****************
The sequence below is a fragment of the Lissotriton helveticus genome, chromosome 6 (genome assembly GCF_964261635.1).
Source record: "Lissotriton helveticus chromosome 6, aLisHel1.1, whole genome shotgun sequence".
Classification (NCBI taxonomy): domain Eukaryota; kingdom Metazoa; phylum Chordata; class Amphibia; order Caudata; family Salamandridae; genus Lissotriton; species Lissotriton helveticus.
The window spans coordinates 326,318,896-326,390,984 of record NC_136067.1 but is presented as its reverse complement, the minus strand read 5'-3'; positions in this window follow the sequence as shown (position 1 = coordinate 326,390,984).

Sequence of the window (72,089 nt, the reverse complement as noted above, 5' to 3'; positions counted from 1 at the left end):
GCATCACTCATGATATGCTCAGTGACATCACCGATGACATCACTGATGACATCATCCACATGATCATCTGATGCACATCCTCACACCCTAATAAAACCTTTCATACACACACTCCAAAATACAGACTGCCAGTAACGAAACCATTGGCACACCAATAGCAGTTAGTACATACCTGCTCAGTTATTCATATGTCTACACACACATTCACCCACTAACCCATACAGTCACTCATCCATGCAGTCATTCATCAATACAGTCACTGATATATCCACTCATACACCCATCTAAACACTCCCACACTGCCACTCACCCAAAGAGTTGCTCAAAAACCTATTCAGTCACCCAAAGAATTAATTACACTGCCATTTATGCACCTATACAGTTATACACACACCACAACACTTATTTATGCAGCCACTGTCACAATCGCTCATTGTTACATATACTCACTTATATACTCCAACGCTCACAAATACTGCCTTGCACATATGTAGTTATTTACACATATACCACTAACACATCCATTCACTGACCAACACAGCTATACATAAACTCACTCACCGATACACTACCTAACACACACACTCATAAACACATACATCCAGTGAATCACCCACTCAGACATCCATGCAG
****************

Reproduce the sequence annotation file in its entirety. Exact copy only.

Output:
The sequence below is a fragment of the Lissotriton helveticus genome, chromosome 6 (genome assembly GCF_964261635.1).
Source record: "Lissotriton helveticus chromosome 6, aLisHel1.1, whole genome shotgun sequence".
Classification (NCBI taxonomy): domain Eukaryota; kingdom Metazoa; phylum Chordata; class Amphibia; order Caudata; family Salamandridae; genus Lissotriton; species Lissotriton helveticus.
The window spans coordinates 326,318,896-326,390,984 of record NC_136067.1 but is presented as its reverse complement, the minus strand read 5'-3'; positions in this window follow the sequence as shown (position 1 = coordinate 326,390,984).

Sequence of the window (72,089 nt, the reverse complement as noted above, 5' to 3'; positions counted from 1 at the left end):
GCATCACTCATGATATGCTCAGTGACATCACCGATGACATCACTGATGACATCATCCACATGATCATCTGATGCACATCCTCACACCCTAATAAAACCTTTCATACACACACTCCAAAATACAGACTGCCAGTAACGAAACCATTGGCACACCAATAGCAGTTAGTACATACCTGCTCAGTTATTCATATGTCTACACACACATTCACCCACTAACCCATACAGTCACTCATCCATGCAGTCATTCATCAATACAGTCACTGATATATCCACTCATACACCCATCTAAACACTCCCACACTGCCACTCACCCAAAGAGTTGCTCAAAAACCTATTCAGTCACCCAAAGAATTAATTACACTGCCATTTATGCACCTATACAGTTATACACACACCACAACACTTATTTATGCAGCCACTGTCACAATCGCTCATTGTTACATATACTCACTTATATACTCCAACGCTCACAAATACTGCCTTGCACATATGTAGTTATTTACACATATACCACTAACACATCCATTCACTGACCAACACAGCTATACATAAACTCACTCACCGATACACTACCTAACACACACACTCATAAACACATACATCCAGTGAATCACCCACTCAGACATCCATGCAG